DANGER ZONE: One of the vehicles captured crossing the flooded Black Mbuluzi River connection to Mbelebeleni. (Pics: Simon Shabangu)
OWING to flooded rivers and damaged roads, pupils and teachers were unable to reach schools as Cyclone Dineo took charge from Wednesday night to yesterday.
Dineo affected the eastern and northern parts of the country leaving a trail of destruction on the roads.
However, it can be said that Dineo did not cause much damage as witnessed in Mozambique.
According to the Minister of Education and Training Phineas Magagula, a number of schools including Tsambokhulu, Mafucula Primary and High were temporarily closed.
“In some cases, head teachers had to turn back pupils who had managed to get to school,” he said.
Other schools that the minister did not mention but were affected by the cyclone include, Lufafa Primary school in northern Hhohho, Florence High School at Luve to mention a few.
The minister said today is a normal school day for all pupils in public schools, unless principals see a need to keep them at home.
He said there were no casualties reported to the ministry so far, however the rains have caused damage in some of the country’s roads.
He stated that the ministry will continue to monitor the situation even today.
“We cannot allow pupils to miss classes unless there are some new developments that might pose danger to them.”
He said his department will liaise with Swazi Met for an update until the end of business today.
Meanwhile, a certain principal of one of the northern Hhohho schools said he found himself with no alternative but to stay at home as he could not risk driving on the slippery and damaged road.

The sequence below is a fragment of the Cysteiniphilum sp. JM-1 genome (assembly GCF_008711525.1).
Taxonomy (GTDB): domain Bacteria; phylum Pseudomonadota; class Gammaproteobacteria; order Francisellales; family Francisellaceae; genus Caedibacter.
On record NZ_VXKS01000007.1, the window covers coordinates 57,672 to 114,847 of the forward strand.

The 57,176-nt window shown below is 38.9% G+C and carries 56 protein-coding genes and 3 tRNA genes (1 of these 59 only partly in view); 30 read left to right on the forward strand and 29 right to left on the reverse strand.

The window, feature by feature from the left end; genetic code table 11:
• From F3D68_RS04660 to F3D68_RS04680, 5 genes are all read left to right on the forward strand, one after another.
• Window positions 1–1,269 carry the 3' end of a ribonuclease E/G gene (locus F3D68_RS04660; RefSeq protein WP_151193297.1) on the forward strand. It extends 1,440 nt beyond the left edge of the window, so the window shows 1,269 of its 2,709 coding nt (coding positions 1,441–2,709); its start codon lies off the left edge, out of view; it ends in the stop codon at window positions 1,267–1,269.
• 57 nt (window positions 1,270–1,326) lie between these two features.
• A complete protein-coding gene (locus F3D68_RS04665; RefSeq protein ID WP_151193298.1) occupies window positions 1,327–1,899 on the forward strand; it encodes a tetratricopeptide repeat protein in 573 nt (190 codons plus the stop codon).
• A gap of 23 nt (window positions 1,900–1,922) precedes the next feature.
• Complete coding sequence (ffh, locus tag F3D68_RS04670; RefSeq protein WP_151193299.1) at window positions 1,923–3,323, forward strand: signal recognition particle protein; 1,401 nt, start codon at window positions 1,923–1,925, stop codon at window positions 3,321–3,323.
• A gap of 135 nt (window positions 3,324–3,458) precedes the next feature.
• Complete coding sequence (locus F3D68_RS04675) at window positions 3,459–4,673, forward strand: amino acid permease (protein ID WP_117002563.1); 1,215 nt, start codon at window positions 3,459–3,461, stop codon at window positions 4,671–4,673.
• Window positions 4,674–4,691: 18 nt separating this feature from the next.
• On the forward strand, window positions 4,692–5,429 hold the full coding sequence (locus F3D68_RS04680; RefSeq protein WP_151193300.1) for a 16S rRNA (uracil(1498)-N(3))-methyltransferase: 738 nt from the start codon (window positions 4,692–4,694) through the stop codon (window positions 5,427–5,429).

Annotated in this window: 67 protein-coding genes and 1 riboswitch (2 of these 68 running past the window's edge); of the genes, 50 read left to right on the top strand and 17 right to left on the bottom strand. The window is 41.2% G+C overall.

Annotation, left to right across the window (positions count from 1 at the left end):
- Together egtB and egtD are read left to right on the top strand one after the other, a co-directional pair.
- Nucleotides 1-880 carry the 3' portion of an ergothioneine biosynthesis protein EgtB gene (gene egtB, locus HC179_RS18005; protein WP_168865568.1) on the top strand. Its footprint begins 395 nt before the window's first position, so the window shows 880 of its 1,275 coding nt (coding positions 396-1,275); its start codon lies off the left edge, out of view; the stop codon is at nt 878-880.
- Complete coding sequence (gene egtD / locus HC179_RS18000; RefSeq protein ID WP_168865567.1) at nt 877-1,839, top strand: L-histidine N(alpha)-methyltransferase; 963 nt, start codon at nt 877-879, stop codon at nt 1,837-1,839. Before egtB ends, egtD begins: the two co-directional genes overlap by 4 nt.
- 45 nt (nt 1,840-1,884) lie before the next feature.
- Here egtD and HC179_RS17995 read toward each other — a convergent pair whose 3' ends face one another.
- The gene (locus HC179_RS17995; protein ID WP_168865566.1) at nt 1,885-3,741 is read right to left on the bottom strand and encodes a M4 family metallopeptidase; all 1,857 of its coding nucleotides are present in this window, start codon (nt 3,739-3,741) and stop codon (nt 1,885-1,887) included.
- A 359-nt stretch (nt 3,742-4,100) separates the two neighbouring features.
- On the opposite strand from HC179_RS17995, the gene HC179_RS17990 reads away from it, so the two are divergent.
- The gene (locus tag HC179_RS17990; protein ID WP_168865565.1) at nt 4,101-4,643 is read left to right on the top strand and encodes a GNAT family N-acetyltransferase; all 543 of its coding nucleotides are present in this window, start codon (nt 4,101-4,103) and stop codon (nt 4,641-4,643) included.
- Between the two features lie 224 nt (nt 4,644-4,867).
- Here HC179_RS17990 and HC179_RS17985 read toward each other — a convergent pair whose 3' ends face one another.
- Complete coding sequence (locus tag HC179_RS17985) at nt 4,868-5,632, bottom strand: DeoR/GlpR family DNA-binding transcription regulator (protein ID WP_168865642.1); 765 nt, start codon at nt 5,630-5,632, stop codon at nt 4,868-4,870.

Most of the schools in the capital city released their pupils just before lunch yesterday as it was expected that the cyclone would start after lunch.
Dineo losing steam
ACCORDING to observations by the Swazi Met forecast office, Cyclone Dineo began to weaken as it entered the country yesterday, thus moving through the eastern and northern parts of the country.
When the cyclone moves over land, it is deprived of the warm water needed to power it.
Thus, it quickly loses its strength. Most dispersion of hurricanes comes quickly after the loss of their strength very rapidly after landfall. If it remains over mountains for even a short time, dissipation in hurricanes will continue and weakening will speed up.
Swazi Met Director Duduzile Masina- Nhlengethwa said when a cyclone moves inland, its strength weakens, but it can sometimes cause havoc if it is accompanied by strong destructive winds.
“The cyclone began to disperse as it travelled through the northern and eastern parts of the country yesterday. While we continue monitoring the situation, our signal points show a dispersing cyclone that changed its direction moving inwards to South Africa.”
She said the country will today continue receiving occasional rainfall until tomorrow morning.
“Currently, the winds are travelling at an average speed of 20-40 km per hour in some areas.”
She said they will continue issuing forecast updates to the public and monitor the situation closely. “Anything can occur overnight however. This may be in the form of strong rains and winds since it has not completely passed the country,” she said. She advised the public not to take chances crossing flooded rivers, but rather seek refuge in neighbouring homesteads.